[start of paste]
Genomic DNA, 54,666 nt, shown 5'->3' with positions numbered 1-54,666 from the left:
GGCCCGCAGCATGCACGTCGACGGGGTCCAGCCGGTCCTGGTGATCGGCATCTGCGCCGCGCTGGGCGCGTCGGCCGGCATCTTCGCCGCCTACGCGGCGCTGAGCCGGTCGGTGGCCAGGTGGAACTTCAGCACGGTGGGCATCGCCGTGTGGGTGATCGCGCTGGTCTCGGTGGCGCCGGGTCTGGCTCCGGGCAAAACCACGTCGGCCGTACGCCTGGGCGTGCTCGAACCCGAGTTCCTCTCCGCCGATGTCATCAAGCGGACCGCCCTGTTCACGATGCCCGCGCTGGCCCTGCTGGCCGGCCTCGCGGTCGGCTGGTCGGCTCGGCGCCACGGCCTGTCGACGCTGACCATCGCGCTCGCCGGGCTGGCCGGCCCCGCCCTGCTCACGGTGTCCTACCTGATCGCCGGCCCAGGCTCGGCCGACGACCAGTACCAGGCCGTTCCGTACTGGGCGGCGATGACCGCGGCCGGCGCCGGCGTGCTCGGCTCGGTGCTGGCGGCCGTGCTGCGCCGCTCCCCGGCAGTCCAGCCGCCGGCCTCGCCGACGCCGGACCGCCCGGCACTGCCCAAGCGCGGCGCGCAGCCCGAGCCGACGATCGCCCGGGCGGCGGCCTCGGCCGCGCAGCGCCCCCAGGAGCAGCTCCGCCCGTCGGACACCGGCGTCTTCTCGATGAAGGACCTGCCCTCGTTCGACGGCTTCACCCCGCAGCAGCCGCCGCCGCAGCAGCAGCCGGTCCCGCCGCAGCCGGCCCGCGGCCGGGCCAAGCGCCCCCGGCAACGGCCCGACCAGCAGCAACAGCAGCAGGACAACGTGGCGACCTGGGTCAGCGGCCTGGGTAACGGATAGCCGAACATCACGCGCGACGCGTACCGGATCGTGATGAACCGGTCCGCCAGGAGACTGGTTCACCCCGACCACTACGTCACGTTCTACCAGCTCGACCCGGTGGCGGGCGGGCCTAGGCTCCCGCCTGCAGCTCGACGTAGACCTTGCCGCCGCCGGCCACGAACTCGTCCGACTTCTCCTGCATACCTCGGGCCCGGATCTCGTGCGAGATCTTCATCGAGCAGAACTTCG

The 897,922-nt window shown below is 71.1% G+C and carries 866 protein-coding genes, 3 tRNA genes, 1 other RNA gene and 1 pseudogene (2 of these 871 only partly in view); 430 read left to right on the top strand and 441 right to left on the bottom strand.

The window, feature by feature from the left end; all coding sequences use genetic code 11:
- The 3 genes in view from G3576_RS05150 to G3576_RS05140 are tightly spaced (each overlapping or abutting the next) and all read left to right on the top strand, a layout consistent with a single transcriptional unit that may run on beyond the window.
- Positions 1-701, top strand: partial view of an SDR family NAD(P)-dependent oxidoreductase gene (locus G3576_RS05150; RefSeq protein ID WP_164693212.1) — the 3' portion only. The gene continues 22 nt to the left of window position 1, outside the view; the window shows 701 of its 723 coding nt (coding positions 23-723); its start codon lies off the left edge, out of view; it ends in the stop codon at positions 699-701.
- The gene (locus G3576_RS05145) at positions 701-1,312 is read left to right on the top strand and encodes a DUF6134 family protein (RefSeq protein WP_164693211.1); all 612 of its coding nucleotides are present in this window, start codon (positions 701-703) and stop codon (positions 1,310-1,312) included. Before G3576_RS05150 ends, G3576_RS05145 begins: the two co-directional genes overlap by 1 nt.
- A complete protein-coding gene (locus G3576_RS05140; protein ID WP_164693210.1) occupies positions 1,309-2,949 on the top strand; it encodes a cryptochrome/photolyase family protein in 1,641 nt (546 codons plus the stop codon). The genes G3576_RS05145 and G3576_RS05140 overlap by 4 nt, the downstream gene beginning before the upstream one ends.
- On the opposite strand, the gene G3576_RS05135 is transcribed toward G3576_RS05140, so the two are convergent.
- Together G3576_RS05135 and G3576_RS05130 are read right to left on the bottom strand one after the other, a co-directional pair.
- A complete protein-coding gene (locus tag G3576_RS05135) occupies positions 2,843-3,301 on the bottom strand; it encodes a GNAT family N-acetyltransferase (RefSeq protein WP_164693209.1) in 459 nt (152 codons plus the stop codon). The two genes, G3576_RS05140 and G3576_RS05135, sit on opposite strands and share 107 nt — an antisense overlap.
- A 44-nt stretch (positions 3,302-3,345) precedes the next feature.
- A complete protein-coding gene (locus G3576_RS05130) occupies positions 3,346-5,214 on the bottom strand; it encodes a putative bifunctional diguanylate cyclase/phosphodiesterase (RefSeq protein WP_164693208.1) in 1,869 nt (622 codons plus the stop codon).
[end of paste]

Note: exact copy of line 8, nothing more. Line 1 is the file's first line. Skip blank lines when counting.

- A complete protein-coding gene (locus G3576_RS05140; protein ID WP_164693210.1) occupies positions 1,309-2,949 on the top strand; it encodes a cryptochrome/photolyase family protein in 1,641 nt (546 codons plus the stop codon). The genes G3576_RS05145 and G3576_RS05140 overlap by 4 nt, the downstream gene beginning before the upstream one ends.